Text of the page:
[ ig-zot-ik ]
See synonyms for: exoticexoticallyexoticness on Thesaurus.com

  1. of foreign origin or character; not native; introduced from abroad, but not fully naturalized or acclimatized: exotic foods; exotic plants.

  2. strikingly unusual or strange in effect or appearance: an exotic hairstyle.

  1. of a uniquely new or experimental nature: exotic weapons.

  2. of, relating to, or involving stripteasing: the exotic clubs where strippers are featured.

  1. something that is exotic: The flower show included several tropical exotics with showy blooms.

  2. an exotic dancer; a striptease dancer or belly dancer.

Origin of exotic

First recorded in 1590–1600; from Latin exōticus, from Greek exōtikós “foreign;” see exo-, -tic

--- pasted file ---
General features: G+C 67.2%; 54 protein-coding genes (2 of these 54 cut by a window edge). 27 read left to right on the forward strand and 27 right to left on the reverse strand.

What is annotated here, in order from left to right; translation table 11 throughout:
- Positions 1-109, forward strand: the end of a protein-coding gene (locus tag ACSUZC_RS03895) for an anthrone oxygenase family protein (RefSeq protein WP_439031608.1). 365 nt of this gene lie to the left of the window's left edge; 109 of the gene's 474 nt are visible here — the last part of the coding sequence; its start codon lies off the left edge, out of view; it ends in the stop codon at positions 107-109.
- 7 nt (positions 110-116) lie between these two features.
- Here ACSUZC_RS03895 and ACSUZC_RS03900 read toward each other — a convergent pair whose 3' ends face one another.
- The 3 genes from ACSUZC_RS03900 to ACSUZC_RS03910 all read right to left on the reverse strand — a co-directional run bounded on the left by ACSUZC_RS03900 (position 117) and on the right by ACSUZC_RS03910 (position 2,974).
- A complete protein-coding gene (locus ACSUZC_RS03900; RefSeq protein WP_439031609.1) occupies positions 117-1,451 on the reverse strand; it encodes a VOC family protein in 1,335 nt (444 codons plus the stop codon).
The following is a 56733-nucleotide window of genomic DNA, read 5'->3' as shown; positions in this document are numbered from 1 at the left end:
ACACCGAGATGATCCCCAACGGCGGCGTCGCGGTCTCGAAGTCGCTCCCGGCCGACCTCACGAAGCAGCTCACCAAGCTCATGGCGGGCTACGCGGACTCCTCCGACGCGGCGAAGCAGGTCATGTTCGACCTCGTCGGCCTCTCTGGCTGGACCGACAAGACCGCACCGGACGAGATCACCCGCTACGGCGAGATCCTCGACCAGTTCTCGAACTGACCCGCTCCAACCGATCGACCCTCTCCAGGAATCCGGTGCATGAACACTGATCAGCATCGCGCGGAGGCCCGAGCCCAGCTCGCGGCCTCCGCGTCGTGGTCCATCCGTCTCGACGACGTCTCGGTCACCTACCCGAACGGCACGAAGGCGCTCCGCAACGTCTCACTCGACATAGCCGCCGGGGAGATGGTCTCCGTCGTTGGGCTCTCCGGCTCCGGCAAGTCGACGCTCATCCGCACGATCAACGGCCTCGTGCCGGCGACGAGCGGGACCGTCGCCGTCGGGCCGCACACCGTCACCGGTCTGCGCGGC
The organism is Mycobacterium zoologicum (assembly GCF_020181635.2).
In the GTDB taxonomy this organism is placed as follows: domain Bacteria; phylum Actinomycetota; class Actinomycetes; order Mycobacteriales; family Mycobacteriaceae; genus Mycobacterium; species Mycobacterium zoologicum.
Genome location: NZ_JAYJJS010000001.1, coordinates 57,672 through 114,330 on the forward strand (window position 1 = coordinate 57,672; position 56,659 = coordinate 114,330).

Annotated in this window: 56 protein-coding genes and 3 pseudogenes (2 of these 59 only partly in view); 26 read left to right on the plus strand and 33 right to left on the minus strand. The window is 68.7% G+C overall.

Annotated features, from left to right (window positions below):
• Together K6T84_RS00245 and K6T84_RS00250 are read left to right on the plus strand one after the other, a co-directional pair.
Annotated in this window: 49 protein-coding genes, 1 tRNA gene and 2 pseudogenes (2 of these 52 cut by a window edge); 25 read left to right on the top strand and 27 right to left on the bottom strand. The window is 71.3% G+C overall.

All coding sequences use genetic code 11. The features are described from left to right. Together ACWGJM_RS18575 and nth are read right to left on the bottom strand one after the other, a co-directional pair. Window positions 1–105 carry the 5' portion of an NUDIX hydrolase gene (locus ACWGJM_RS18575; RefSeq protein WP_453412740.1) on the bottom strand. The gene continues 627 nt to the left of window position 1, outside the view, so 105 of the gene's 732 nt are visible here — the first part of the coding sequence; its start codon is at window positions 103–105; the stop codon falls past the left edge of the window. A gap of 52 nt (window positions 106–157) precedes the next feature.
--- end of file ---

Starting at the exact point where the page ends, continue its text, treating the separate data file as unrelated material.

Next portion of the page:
Other words from exotic

  • ex·ot·i·cal·ly, adverb
  • ex·ot·ic·ness, noun
  • non·ex·ot·ic, adjective
  • non·ex·ot·i·cal·ly, adverb
  • un·ex·ot·ic, adjective
  • un·ex·ot·i·cal·ly, adverb

Words that may be confused with exotic

Words Nearby exotic

Dictionary.com Unabridged Based on the Random House Unabridged Dictionary, © Random House, Inc. 2023

How to use exotic in a sentence

British Dictionary definitions for exotic


/ (ɪɡˈzɒtɪk) /

  1. originating in a foreign country, esp one in the tropics; not native: an exotic plant

  2. having a strange or bizarre allure, beauty, or quality

  1. NZ (of trees, esp pine trees) native to the northern hemisphere but cultivated in New Zealand: an exotic forest

  2. of or relating to striptease

  1. an exotic person or thing

Origin of exotic

C16: from Latin exōticus, from Greek exōtikos foreign, from exō outside

Derived forms of exotic

  • exotically, adverb
  • exoticism, noun
  • exoticness, noun

Collins English Dictionary - Complete & Unabridged 2012 Digital Edition © William Collins Sons & Co. Ltd. 1979, 1986 © HarperCollins Publishers 1998, 2000, 2003, 2005, 2006, 2007, 2009, 2012